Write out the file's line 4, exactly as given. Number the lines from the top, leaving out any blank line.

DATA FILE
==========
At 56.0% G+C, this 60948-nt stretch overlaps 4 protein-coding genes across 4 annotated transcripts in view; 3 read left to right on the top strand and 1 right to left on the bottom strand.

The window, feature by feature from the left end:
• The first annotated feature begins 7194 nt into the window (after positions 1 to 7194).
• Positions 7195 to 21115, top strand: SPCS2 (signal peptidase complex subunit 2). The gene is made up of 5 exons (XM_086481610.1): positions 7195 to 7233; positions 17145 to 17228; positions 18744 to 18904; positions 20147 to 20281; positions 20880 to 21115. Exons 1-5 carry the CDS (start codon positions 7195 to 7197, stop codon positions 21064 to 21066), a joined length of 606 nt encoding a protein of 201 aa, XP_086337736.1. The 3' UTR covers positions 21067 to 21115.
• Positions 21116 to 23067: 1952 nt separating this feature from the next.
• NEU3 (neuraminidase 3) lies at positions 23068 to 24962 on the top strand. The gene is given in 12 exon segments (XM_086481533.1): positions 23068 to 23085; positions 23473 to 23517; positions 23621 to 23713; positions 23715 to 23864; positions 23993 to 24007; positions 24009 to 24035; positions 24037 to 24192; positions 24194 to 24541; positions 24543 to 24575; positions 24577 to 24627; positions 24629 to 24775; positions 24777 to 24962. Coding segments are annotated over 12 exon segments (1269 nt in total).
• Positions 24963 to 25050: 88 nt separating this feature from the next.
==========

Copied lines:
• Positions 7195 to 21115, top strand: SPCS2 (signal peptidase complex subunit 2). The gene is made up of 5 exons (XM_086481610.1): positions 7195 to 7233; positions 17145 to 17228; positions 18744 to 18904; positions 20147 to 20281; positions 20880 to 21115. Exons 1-5 carry the CDS (start codon positions 7195 to 7197, stop codon positions 21064 to 21066), a joined length of 606 nt encoding a protein of 201 aa, XP_086337736.1. The 3' UTR covers positions 21067 to 21115.